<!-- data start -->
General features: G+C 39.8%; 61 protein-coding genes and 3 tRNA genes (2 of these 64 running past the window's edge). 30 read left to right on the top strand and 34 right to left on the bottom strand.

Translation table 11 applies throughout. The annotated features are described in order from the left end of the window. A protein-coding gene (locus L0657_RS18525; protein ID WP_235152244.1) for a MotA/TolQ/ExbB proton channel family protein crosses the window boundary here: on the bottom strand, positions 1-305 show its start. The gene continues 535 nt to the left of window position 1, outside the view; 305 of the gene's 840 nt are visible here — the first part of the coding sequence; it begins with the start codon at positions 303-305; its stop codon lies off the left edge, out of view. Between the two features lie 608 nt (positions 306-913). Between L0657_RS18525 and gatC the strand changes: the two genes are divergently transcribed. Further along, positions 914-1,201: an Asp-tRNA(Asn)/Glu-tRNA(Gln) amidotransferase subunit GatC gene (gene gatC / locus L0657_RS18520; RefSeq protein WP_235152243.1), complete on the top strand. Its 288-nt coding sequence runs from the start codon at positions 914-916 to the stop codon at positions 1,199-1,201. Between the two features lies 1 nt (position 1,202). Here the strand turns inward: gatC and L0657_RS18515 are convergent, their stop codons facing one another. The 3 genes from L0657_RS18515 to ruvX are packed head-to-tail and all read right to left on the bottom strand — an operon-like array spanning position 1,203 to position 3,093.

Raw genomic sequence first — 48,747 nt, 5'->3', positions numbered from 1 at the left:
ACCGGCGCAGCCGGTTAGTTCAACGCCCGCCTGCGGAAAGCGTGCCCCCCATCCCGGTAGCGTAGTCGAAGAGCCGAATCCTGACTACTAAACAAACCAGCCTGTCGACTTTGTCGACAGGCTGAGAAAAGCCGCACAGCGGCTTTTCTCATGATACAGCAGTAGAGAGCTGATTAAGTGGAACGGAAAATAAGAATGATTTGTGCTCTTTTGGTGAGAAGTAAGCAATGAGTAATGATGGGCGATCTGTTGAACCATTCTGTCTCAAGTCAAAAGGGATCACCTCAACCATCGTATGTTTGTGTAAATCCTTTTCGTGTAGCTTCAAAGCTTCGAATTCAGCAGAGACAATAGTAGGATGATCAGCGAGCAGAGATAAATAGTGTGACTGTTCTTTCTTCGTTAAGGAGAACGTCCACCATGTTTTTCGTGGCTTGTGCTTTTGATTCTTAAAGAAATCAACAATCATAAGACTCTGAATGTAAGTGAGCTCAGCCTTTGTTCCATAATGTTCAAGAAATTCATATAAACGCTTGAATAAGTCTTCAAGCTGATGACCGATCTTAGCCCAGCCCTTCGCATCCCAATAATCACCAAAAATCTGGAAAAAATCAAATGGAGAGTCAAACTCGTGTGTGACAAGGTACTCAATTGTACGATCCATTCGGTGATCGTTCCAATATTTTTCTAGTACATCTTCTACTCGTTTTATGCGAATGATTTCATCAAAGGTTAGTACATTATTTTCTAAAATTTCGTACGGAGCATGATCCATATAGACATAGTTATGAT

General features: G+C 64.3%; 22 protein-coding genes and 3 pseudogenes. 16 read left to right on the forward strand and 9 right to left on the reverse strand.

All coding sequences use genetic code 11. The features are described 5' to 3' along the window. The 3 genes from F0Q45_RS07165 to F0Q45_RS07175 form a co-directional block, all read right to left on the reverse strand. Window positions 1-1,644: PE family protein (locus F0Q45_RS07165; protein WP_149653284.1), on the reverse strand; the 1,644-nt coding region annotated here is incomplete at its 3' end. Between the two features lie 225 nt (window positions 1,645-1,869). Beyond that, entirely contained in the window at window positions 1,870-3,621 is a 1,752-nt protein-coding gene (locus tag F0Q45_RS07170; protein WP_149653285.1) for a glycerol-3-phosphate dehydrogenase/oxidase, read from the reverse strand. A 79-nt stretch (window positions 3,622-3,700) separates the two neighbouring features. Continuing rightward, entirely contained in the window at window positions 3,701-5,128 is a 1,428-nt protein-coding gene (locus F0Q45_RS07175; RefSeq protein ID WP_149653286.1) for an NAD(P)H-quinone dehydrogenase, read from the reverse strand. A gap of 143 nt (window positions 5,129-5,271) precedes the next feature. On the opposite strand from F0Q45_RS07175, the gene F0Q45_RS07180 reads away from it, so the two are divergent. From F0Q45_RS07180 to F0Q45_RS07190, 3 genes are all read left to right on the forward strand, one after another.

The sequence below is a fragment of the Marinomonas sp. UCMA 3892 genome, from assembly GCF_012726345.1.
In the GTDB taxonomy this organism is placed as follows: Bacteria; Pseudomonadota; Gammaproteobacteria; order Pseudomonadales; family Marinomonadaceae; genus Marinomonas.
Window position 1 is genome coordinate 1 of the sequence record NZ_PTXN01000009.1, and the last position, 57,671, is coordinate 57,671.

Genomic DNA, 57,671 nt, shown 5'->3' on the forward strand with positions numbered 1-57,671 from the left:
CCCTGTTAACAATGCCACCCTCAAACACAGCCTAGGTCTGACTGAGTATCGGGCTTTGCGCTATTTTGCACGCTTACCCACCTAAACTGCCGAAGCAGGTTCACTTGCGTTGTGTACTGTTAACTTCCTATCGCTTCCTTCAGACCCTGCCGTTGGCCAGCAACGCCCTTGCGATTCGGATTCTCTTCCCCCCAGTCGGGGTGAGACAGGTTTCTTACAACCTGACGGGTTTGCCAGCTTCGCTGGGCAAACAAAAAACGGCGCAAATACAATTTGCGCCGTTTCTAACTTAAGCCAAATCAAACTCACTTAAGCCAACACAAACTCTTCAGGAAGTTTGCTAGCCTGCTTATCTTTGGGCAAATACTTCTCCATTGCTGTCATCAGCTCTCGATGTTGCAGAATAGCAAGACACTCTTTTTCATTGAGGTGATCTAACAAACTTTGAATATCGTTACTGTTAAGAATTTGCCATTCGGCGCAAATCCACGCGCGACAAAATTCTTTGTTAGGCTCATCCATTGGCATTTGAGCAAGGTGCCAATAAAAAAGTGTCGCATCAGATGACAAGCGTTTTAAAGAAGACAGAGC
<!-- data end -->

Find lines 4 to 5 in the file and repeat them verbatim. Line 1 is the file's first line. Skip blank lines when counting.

ACCGGCGCAGCCGGTTAGTTCAACGCCCGCCTGCGGAAAGCGTGCCCCCCATCCCGGTAGCGTAGTCGAAGAGCCGAATCCTGACTACTAAACAAACCAGCCTGTCGACTTTGTCGACAGGCTGAGAAAAGCCGCACAGCGGCTTTTCTCATGATACAGCAGTAGAGAGCTGATTAAGTGGAACGGAAAATAAGAATGATTTGTGCTCTTTTGGTGAGAAGTAAGCAATGAGTAATGATGGGCGATCTGTTGAACCATTCTGTCTCAAGTCAAAAGGGATCACCTCAACCATCGTATGTTTGTGTAAATCCTTTTCGTGTAGCTTCAAAGCTTCGAATTCAGCAGAGACAATAGTAGGATGATCAGCGAGCAGAGATAAATAGTGTGACTGTTCTTTCTTCGTTAAGGAGAACGTCCACCATGTTTTTCGTGGCTTGTGCTTTTGATTCTTAAAGAAATCAACAATCATAAGACTCTGAATGTAAGTGAGCTCAGCCTTTGTTCCATAATGTTCAAGAAATTCATATAAACGCTTGAATAAGTCTTCAAGCTGATGACCGATCTTAGCCCAGCCCTTCGCATCCCAATAATCACCAAAAATCTGGAAAAAATCAAATGGAGAGTCAAACTCGTGTGTGACAAGGTACTCAATTGTACGATCCATTCGGTGATCGTTCCAATATTTTTCTAGTACATCTTCTACTCGTTTTATGCGAATGATTTCATCAAAGGTTAGTACATTATTTTCTAAAATTTCGTACGGAGCATGATCCATATAGACATAGTTATGAT

General features: G+C 64.3%; 22 protein-coding genes and 3 pseudogenes. 16 read left to right on the forward strand and 9 right to left on the reverse strand.